Similar tension runs through all the spots. “If you’re enraged, it’s time to ovary act,” goes another pitch, soon followed by a sunny-sounding: “Unlike a man’s fragile ego and testes, Woombies are tough!”
These videos live at a site called the Dystopian Shopping Network—“real products inspired by real politicians”—so perhaps there will be sequel objects. Meanwhile, shorter videos with a Woombie jingle, puppets, and more are being seeded on social media (examples here and here).
If launching a product seems like an elaborate way to make an argument, that’s sort of the point. Variable CEO David Mullen cites the aphorism attributed to James Murphy of LCD Soundsystem: The best way to complain is to make things. “We’ve always loved that sentiment and use the mindset to turn complaining into creating,” he tells Fast Company. He points to past Variable product projects, like Sunshine, an “energy drink for the rest of us” that responded to the aggressively branded Monsters and Red Bulls of the world, and Kabook!, a “personalized children’s book platform” that People magazine named a top gift for kids.
With Woombie, it helped that chief creative officer Joe Parrish had experience as founder of a toy company called 5mississippi, focused on getting kids to play outside, that created a popular pool toy. “No one understands product-as-advertising better than the toy industry,” says Parrish. The highly sewing-proficient mom of one of the agency’s strategists created a template to make prototypes; from there the project leaned on Parrish’s toy background, finding a manufacturer, and producing Woombies at scale.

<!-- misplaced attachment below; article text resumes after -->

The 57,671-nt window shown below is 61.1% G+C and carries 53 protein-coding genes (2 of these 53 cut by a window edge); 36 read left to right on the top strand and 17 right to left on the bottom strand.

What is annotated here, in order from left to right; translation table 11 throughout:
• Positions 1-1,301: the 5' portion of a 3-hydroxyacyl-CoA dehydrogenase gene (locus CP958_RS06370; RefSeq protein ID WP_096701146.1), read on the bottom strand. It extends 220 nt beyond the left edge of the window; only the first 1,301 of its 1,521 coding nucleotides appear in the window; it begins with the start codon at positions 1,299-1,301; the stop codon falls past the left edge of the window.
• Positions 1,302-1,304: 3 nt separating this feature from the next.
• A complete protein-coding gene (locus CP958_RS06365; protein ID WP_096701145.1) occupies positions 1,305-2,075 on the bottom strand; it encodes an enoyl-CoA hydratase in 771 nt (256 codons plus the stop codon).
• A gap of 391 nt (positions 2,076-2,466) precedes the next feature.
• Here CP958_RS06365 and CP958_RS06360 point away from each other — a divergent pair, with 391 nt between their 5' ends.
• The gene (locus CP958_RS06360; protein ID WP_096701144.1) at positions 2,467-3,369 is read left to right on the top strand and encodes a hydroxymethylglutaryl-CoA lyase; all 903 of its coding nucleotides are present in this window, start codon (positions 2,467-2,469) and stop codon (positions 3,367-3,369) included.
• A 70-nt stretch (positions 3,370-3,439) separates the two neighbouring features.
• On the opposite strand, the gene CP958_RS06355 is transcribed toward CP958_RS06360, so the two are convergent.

A few weeks after the Women’s March launch, with online efforts just getting underway, “we’ve already raised over $3,500 for Planned Parenthood and mailed 150 Woombies to anti-choice politicians,” Parrish said, “with 175 new Buy One, Send One Woombies being shipped this week.” As for negative pushback, so far there hasn’t been much to speak of.
CEO Mullen suggests this may be because the Woombie doesn’t, in the agency’s view, represent a strident stand; it’s an attempt to make a point about the unintended consequences of overturning of Roe. “We’re advocating for empathy,” he says, and if a potential client objects to that stance, well, “then we wouldn’t have been the right partners for each other anyway.”
Mosseller says reactions so far have been as hoped for. “At the Washington Monument,” she wrote in a follow-up email, “mothers posed with their daughters in front of our giant uterus with their arms flexed, displaying their strength and resilience in the face of yet another attack on women’s individual liberties. Fathers got Woombies for their daughters.” Those just learning of the “real consequences of denying half the country their bodily autonomy,” she adds, react by wanting to take action.
Maybe that’s evidence enough that producing an actual object was worth it. “I love digital, but digital experiences are fleeting,” Parrish says. “This was an opportunity to make something that people could imbue with real meaning—and that could be around longer than an ad.”